* * *

Small Song: Knife

I peel the bronze skin from the Bosc,
then cut thin, translucent slices
which I place, flesh-warm and moist,
between your open lips. 
. . . . . .With each movement, I pare
away the distance that makes us two.

* * *

Small Song: Indignity

After the rain, 
the dandelions droop,
the prim white globes 
of their heads
as matted as wet cats.

* * *

Small Song: Hardcase

Sharp-leaved, stiff-stalked thistle 
claims the railway embankment
as its place -- dense, dry earth
from which it wrestles life.
This spread of purple blooms
seems innocuous, but only
hot, thick fumes of diesel-electrics
rock them in their sleep.

* * *

Small Song: Ornament

The concrete frog squats among
the stems of flowering toadflax;
its smooth gray arc anchors the eye
amid the flurry of curves, the rococo
corollas of yellow motion.
. . . . . . . . . . . . . . . . . . How readily
the simple calms the complex.
* * *

"Small Song: Performance"

Gladiola, tall and taut green,
you open your blouse
button by slow button
to reveal your splendors;
I wish to be a hummingbird
to burrow in your blossoms
and lap your nectar.

* * *

Small Song: Renewal

Gray-white cloud covers the sky like limestone;
not even a blurred brightness localizes the sun.
Wet pavement dulls the reflections further,
just sheets of bleached lichen. Damp air
dims color, mutes highlights. The absence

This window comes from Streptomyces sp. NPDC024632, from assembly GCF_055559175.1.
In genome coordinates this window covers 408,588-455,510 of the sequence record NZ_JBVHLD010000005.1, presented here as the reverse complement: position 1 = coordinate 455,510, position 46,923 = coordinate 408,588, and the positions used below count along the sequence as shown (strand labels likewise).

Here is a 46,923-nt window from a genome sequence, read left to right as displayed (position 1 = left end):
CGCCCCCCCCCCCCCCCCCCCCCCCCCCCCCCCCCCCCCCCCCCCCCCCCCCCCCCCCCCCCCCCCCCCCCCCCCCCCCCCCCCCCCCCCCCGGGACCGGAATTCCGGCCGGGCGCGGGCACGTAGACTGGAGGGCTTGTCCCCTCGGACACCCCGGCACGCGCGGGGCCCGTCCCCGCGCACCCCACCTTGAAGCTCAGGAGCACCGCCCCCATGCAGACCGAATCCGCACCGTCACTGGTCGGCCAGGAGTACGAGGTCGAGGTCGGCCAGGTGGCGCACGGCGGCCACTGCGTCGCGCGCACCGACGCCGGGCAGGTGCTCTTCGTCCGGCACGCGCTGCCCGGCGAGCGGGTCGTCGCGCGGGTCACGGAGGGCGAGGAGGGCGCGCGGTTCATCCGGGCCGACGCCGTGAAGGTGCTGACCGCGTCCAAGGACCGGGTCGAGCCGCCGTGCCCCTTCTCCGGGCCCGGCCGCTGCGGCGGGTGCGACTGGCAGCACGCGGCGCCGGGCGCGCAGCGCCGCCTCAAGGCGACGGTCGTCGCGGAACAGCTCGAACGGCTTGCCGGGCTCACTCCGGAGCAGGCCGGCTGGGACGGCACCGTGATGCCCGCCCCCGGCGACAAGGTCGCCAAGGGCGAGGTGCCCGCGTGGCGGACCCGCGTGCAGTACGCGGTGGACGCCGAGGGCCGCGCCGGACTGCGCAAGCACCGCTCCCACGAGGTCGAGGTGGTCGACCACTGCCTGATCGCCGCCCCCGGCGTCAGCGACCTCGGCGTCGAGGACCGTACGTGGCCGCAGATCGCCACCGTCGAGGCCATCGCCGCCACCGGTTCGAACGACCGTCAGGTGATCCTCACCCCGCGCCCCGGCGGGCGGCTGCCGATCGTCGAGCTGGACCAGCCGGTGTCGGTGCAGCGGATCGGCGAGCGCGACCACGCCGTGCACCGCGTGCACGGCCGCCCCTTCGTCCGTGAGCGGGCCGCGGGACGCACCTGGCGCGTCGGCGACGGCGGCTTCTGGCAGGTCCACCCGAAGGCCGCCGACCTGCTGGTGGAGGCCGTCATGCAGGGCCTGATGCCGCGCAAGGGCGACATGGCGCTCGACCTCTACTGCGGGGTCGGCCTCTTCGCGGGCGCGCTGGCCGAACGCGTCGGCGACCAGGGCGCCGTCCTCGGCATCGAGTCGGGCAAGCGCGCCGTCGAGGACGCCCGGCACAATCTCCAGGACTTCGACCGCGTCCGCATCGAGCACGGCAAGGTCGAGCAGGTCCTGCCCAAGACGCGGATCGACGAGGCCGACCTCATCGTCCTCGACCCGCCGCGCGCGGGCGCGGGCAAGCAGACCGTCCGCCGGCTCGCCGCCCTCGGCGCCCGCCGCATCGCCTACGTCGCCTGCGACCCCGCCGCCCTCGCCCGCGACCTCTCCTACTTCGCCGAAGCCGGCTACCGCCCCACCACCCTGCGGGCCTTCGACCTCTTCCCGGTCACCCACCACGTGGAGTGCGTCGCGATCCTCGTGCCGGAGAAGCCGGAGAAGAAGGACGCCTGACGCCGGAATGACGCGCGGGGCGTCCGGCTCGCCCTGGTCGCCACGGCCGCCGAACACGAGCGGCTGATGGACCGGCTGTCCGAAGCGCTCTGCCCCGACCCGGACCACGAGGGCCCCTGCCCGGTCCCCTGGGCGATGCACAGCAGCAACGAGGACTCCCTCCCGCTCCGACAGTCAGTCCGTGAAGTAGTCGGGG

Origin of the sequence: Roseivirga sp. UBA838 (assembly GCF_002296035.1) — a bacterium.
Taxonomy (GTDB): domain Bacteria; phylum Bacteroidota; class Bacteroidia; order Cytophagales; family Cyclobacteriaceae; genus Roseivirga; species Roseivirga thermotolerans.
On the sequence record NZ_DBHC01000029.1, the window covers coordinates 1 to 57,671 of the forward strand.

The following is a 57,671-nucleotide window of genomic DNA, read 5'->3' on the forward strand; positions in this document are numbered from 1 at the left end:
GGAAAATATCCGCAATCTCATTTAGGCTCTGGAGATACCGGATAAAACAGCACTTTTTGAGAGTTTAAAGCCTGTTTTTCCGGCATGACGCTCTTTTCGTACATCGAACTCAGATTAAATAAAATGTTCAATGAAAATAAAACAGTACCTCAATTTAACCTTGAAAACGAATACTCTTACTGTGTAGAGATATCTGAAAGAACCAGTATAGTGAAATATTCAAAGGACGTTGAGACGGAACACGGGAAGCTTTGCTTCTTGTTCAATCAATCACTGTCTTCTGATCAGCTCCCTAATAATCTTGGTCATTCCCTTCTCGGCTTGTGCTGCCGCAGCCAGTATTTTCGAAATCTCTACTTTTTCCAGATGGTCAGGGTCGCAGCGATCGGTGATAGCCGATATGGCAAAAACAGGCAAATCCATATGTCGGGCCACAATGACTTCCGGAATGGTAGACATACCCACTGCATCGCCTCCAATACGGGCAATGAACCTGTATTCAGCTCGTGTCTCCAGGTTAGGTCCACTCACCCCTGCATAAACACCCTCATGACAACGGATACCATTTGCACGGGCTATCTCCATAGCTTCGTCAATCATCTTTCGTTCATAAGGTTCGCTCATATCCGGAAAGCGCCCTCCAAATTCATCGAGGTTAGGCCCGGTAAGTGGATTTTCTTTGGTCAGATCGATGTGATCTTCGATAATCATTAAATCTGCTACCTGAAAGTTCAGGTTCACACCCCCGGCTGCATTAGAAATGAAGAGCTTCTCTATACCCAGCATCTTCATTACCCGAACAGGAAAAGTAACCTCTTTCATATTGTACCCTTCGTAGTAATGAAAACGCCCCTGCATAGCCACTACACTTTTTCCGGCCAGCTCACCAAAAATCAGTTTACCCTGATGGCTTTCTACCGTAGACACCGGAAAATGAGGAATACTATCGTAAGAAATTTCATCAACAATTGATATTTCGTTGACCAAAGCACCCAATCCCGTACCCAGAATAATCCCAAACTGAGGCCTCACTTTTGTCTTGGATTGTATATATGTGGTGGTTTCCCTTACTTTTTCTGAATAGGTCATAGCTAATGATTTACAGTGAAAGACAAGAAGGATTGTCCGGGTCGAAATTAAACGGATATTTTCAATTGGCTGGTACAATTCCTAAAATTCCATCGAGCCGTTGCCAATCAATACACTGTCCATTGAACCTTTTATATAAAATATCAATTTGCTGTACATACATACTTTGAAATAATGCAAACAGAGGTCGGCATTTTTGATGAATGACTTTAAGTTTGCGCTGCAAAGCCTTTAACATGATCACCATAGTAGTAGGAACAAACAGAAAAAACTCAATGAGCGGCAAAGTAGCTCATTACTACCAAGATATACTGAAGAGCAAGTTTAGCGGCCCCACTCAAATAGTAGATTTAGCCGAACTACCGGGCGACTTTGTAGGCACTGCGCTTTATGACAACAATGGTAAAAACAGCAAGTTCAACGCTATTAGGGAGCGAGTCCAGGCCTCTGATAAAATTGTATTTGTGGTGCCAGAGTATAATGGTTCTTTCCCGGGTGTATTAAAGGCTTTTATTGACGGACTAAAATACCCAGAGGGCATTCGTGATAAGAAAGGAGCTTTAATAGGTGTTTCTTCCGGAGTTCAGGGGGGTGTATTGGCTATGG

of bright intensity soothes, sustains in its own right.
* * *
"Small Song:  Poem"

Sometimes you feel that you
just have to ask the poem,
"Exactly what is it you're up to?
You're supposed to be wearing
cool white linen with iridescent 
dragonflies at throat and wrist,
strolling through the herb garden
just after dawn and brushing
dew-rich lavender thyme to loose its scent.
Instead, there you are in overalls
and dirty boots traipsing across
a plowed, muddy field heading
for the one island of blackberry canes
and old man's beard with an abandoned
1961 Chevy Fleetwood C10 pickup
rusting square in the middle  (how 
did that get here?) and whatever are
you doing out here anyway?"
      But really of course you know there's no use
asking because you're not going to get 
an answer until the poem's  good and ready,
so there's nothing more to do but tag along